It’s important to shop around for mortgages, and consumers should know that they can concentrate their mortgage search into a few weeks in order to minimize the impact on their credit scores. Inquiries are a major factor in your credit scores, and too many inquiries can hurt your credit. Mortgage inquiries made within that short period (which varies by credit scoring model) will count as a single inquiry on their credit reports, and because multiple inquiries would normally ding credit scores, this allows consumers to find the best offer without harming their credit profiles.
2. Tackle Debt
If you have debt, you should try to reduce it, and this is true for all consumers, not just those looking to buy a house. Potential homeowners, however, should be extra motivated to conquer their debt: Under new ability-to-repay requirements necessary to attain a qualified mortgage, a borrower’s debt-to-income ratio must be 43% or less, including the potential mortgage payment.
“Not only do we consider the debts that show up on your credit report, but we have to look at debts you may expect to pay in the future,” Weinberg said, giving the examples of child support and student loans in deferment. “They are also going to need to be comfortable and aware of managing that debt. They are going to be asked questions about that.”
Whether you’re looking to buy a home next year or in two years, make a plan to manage debts now. It can only help.
3. Start the Paperwork
Though these new requirements impact consumers, they also affect lenders, and no one wants to be the first to screw up. The ability-to-repay measures require a lot of documentation, which will need to come from you, the applicant.
“We’re really needing to get a very holistic perspective on the borrower in order to complete the analysis necessary to meet compliance,” Weinberg said. Borrowers should ask a lender exactly what they’ll need to provide, and in order to answer lenders’ questions, they should also take stock of their credit profile.
Consumers are entitled to a free annual copy of their credit report from each of the three major credit bureaus — Experian, Equifax and TransUnion. That’s three credit reports, so it’s smart to review at least one before starting the homebuying process.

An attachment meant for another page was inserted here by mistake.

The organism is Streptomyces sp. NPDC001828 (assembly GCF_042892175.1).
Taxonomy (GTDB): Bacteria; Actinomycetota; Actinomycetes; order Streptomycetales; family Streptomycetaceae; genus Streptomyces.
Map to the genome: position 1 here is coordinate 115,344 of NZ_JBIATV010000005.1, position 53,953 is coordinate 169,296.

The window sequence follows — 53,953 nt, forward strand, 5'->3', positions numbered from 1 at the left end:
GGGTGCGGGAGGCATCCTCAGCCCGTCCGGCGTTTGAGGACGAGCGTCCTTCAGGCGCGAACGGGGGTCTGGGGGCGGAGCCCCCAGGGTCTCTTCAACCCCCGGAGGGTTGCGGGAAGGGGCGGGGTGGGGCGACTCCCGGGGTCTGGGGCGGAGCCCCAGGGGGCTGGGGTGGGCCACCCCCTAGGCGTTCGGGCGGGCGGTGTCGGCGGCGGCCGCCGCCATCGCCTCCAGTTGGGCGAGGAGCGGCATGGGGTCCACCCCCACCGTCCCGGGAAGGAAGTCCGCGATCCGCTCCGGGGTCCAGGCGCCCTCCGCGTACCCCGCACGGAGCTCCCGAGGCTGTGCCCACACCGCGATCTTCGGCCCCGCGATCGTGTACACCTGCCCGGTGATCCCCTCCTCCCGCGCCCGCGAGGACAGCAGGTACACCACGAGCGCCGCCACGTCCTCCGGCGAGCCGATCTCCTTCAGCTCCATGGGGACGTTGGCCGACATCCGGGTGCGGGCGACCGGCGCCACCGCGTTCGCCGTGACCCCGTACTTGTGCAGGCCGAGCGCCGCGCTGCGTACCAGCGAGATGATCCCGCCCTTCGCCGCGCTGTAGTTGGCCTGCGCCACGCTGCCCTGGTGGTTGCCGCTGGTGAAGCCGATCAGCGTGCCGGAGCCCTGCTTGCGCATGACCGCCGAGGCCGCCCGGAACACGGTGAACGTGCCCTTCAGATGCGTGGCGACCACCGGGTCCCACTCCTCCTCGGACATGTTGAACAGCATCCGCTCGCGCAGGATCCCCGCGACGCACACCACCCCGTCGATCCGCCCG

No one is sugar-coating these changes — they’re a lot to handle. Changes are common in this post-crisis climate, so the best consumers can do is ask questions and do their part to prepare and educate themselves.
“If we’re making better loans, and the consumers are protected better, that’s better at the end of the day,” Weinberg said.
By: Malia Spencer, Portland Business Journal
For the last several years economics watchers have been like Cubs fans, said Portland economist John Mitchell.
Wait until next year and next year will be the winning year.
Mitchell, a consultant with M&H Economic Consultants and former chief economist for US Bank, gave his overview of the economy and his expectations for 2014 to an intimate group of Technology Association of Oregon members Wednesday morning.
“The bottom line is it’s growing, but it’s growing slowly,” he said of the economy coming out of the Great Recession.
Because the recovery has been slow and steady instead of the faster pace of previous recoveries people have seen much of the same over the last three years.
However, Mitchell thinks that could be changing for 2014.
Unlike previous years there are a number of pieces falling into place that lead Mitchell to be more optimistic:
- Less federal fiscal restraint. According to Mitchell we are living in uncharted territory with federal discretionary spending declining for the first time. He is looking at the cuts from the first portion of sequestration that hit this year cutting everything from medical research to defense to education. But, with news of a federal budget deal that restraint might be loosened in 2014.
- Better balance sheets. Companies are stronger now and have the capital to invest.
- Falling energy prices.
- State and local governments are more healthy than in years past.
- Housing is coming back. As of October of this year residential building permits were at 12,773 which is higher than all of last year, when permits hit 10,608, and well above 2010’s low of 6,868.
- Improvements globally with Europe and China.
Avoid actions that may impact your loan
• Avoid “shifting” your money from bank accounts
• Maintain your current employment / income source
• Respond quickly to all requests for information
• Keep residence, marital status, business ownership, etc., stable
• Do not obtain new debt – maintain your credit record and defer any major purchases
Things obviously happen unexpectedly, so the key is to keep in constant communication with all parties: mortgage consultant and real estate agent until the deal has closed.